Coronavirus hits travel claims: How it affects you
Australians heading abroad could struggle to make travel insurance claims if the deadly coronavirus impacts their trip or health.
Some travel insurers have said they would not cover claims relating to the outbreak if a policy was purchased after it became a "known event".
However, others state they will not process claims involving the disease no matter what date a policy was purchased.
It comes as the Australian Financial Complaints Authority (AFCA) told News Corp complaints had started rolling in about travel insurers rejecting coronavirus-related claims.
At least a dozen brands have clamped down on claims amid the viral outbreak, which many insurers deemed a "known event" around January 20.
Fastcover said in a statement: "Our policies contain a General Exclusion relating to epidemics and pandemics. This applies to all policies regardless when purchased.
"It also applies to all countries, including countries where DFAT has not yet issued a Coronavirus (2019-nCoV) travel warning related."
Insurer 1Cover had a similarly strict stance, saying "it is unlikely that any claim will be covered if it relates to the coronavirus".
"However, we will assess each claim based on its individual facts and circumstances and policy terms and conditions," 1Cover said.
Cover More - which provides travel insurance for NRMA, SGIO and SGIC - said it would not cover items including trip cancellation or amendment claims, "caused by or arising from an epidemic, pandemic or outbreak of an infectious disease".
However, it said cover may be available up to specified benefit limits if travellers contracted coronavirus and incurred medical expenses or associated additional expenses.
Canstar money expert Effie Zahos labelled travel insurance policies a "minefield".
"Generally speaking, about half of insurers cover for medical expenses relating to an outbreak, epidemic or pandemic," she said.
"Cover More is one example where if you booked your holiday before their announcement was made, then you would likely be covered for medical expenses but not any other claims relating to the coronavirus.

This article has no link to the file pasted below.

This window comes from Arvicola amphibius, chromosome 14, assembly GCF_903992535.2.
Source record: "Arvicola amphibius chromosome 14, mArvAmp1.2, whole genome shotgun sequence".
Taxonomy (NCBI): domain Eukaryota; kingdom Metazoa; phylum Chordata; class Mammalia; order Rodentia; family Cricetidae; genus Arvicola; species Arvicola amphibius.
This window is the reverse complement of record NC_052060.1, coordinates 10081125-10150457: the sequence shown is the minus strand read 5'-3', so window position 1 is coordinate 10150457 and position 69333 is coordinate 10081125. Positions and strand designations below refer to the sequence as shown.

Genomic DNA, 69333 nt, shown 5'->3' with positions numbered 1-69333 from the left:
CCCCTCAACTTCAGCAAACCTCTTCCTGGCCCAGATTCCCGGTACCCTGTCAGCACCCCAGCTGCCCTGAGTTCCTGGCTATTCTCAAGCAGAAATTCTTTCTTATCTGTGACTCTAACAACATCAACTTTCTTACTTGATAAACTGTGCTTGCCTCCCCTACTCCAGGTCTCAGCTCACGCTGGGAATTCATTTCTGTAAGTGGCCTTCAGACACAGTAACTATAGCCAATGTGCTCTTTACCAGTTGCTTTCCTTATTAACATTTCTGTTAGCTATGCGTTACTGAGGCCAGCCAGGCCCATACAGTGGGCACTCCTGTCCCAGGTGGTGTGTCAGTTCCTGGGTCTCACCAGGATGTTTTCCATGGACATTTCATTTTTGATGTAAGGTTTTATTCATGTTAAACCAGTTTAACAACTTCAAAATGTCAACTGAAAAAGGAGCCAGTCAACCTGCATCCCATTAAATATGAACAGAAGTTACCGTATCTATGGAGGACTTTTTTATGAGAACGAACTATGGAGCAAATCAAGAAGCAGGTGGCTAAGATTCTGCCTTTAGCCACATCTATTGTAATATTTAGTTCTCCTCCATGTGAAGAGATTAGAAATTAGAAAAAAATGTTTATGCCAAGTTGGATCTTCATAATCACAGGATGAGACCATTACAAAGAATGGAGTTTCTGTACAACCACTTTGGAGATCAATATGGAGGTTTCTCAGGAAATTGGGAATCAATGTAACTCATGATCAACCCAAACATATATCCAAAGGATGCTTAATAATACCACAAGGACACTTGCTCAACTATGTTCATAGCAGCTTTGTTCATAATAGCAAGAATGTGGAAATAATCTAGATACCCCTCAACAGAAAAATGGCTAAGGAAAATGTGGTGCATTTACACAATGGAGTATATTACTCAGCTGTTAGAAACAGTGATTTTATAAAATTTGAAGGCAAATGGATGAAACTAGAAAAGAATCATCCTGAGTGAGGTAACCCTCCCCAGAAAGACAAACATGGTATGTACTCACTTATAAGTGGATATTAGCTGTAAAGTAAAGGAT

"Less than half cover for cancellation expenses.
"When people purchase policies they generally have an option to pay more in case you change your mind.
"A lot of people are stuck now because they will be changing their mind and realising they're not covered for that part."
Ms Zahos said if travellers had paid for parts of their trip on credit card, that could act as a back-up.
"You may have insurance there … if you've booked a hotel and it shuts down amid the outbreak, then they haven't delivered a service and you might be able to get some compensation," she said.
She criticised insurers for their differing stance on coronavirus-related claims, saying there needed to be more consistency.
"It should be simple. For any type of product, you want to buy something and know that the boundaries don't change," she said.
"You expect decency and fairness in any type of contract. There shouldn't be moving parts to it."
According to the Compare Travel Insurance website, "'fear of getting sick' or 'change of mind' are not covered reasons to cancel under a standard travel insurance policy".
"You would be in a better position to recover any costs with providers if the cancellations are outside of your control," the website states.
"For example, if your airline is no longer flying to a particular destination and cancels your flight you're likely to be entitled to a full refund.
"If you cancel your flight because you don't want to go, you'll probably be left out-of-pocket. "It's worth contacting individual airlines, hotels and service providers, as some are offering penalty-free options to change bookings and may offer refunds."
It also states that many policies have general exclusions relating to epidemics, pandemics and outbreaks of infectious disease, which can apply regardless of when you purchased your policy.
"Some travel insurers have indicated that there is cancellation coverage (for coronavirus) subject to when the outbreak was known, whereas some travel insurers have indicated that there is simply no cover at all," it confirmed.
AFCA's Lead Ombudsman of Insurance, John Price, said the authority had received a small number of complaints about the denial of travel insurance claims that relate to coronavirus.
"Before travelling or purchasing travel insurance, consumers should check with their insurance provider about what their policy covers, as policies differ," he said.
"If a consumer has cancelled their travel arrangements they should talk to their travel agent, airline and accommodation providers first about a refund.
"Following that, they should contact their insurer about making a claim.
"Each claim should be judged on its merits and based on a fair interpretation of the travel insurance policy.
"AFCA expects insurers to respond quickly and efficiently to insurance claims.
"Consumers can come to AFCA if they are unhappy with the outcome of their claim and are unable to resolve this directly with their insurer."
There have now been more than 80,000 cases of the coronavirus - named Covid-19 - worldwide, with the majority of them in China. About 3000 people have died.
Australia has had 29 confirmed cases, where 15 have been cleared of infection.
However, if you travel to an affected country and contract coronavirus, Compare Travel Insurance states in "most instances medical costs would be covered".
"Your travel insurer is likely to do everything they can to assist you," it stated.
"This not only includes covering the costs for medical treatment but also providing support and updates to family members where appropriate."
For the latest government travel advice on coronavirus and safe travel destinations, visit www.smartraveller.gov.au